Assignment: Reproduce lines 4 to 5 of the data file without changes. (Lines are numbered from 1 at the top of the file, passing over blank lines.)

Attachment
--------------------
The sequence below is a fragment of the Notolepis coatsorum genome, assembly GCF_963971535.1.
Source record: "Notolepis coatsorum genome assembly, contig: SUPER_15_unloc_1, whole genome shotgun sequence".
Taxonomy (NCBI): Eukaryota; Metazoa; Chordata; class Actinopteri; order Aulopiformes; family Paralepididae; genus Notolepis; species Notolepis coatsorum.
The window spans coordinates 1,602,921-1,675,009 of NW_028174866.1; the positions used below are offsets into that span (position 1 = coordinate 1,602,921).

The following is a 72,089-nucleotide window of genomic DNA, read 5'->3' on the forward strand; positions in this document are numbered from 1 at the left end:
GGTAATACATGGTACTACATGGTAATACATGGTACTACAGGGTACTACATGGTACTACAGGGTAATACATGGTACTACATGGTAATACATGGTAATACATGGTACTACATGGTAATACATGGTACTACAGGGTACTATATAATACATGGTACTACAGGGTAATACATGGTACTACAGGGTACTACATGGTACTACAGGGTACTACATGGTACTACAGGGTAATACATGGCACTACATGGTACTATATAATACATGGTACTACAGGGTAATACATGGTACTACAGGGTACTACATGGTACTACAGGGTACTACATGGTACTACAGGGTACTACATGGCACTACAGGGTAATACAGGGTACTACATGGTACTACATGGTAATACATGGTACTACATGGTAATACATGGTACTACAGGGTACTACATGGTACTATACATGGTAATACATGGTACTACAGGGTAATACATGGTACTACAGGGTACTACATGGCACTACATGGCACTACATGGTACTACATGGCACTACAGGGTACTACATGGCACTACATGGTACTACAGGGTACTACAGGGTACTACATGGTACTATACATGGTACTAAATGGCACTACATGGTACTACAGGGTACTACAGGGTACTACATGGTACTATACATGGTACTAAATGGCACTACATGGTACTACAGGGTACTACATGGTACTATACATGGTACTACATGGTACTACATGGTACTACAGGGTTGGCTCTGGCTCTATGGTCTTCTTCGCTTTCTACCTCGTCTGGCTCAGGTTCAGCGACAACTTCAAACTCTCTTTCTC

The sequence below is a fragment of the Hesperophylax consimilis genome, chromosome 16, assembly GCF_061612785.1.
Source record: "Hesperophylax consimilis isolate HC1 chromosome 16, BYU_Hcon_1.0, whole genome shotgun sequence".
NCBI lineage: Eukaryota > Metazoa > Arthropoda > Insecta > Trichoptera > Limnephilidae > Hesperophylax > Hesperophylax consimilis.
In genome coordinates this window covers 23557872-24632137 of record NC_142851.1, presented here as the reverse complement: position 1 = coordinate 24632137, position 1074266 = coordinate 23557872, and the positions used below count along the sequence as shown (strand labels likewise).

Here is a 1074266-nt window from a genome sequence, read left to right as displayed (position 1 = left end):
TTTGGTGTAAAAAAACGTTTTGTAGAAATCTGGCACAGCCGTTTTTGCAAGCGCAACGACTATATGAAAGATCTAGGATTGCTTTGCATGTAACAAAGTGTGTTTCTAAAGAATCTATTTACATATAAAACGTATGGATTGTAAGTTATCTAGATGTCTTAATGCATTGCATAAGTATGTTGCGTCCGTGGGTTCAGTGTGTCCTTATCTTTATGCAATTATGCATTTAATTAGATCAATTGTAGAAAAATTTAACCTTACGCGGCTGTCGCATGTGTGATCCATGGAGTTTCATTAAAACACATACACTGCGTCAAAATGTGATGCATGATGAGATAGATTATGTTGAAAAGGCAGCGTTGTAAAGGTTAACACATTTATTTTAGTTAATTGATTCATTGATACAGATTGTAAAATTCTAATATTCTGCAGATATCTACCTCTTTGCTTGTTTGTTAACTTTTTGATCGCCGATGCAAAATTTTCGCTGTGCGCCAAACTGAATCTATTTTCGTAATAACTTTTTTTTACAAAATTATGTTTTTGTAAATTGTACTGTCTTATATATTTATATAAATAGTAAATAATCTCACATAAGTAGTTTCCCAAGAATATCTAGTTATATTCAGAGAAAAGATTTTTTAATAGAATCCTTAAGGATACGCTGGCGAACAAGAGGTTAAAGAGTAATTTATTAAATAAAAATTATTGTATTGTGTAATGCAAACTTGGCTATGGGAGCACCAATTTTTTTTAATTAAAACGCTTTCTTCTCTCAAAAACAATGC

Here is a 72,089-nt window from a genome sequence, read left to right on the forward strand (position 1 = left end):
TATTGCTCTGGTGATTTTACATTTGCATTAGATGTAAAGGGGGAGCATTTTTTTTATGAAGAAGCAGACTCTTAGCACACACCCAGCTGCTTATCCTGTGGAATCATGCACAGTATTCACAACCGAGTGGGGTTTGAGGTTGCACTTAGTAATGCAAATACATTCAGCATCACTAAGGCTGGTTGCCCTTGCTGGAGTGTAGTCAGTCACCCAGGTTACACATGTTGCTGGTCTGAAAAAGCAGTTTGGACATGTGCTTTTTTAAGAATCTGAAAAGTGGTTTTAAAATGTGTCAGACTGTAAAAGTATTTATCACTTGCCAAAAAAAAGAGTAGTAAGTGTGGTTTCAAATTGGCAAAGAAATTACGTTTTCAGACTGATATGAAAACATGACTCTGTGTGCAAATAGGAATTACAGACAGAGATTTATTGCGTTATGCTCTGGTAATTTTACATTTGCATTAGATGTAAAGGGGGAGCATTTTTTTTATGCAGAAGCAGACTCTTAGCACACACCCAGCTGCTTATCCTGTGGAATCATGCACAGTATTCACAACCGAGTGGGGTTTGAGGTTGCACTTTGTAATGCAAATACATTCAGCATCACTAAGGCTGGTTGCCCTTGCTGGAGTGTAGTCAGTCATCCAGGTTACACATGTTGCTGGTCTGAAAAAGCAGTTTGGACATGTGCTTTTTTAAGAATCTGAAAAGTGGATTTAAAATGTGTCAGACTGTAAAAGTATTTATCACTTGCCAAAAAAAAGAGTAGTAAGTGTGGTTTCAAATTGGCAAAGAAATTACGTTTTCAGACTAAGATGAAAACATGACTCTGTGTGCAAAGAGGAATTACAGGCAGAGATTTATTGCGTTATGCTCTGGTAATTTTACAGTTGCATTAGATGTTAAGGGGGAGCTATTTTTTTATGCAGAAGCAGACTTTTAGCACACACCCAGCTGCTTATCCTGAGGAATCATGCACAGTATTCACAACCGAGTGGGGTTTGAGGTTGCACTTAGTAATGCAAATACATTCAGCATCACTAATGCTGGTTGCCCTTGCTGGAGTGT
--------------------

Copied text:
The window spans coordinates 1,602,921-1,675,009 of NW_028174866.1; the positions used below are offsets into that span (position 1 = coordinate 1,602,921).

The following is a 72,089-nucleotide window of genomic DNA, read 5'->3' on the forward strand; positions in this document are numbered from 1 at the left end: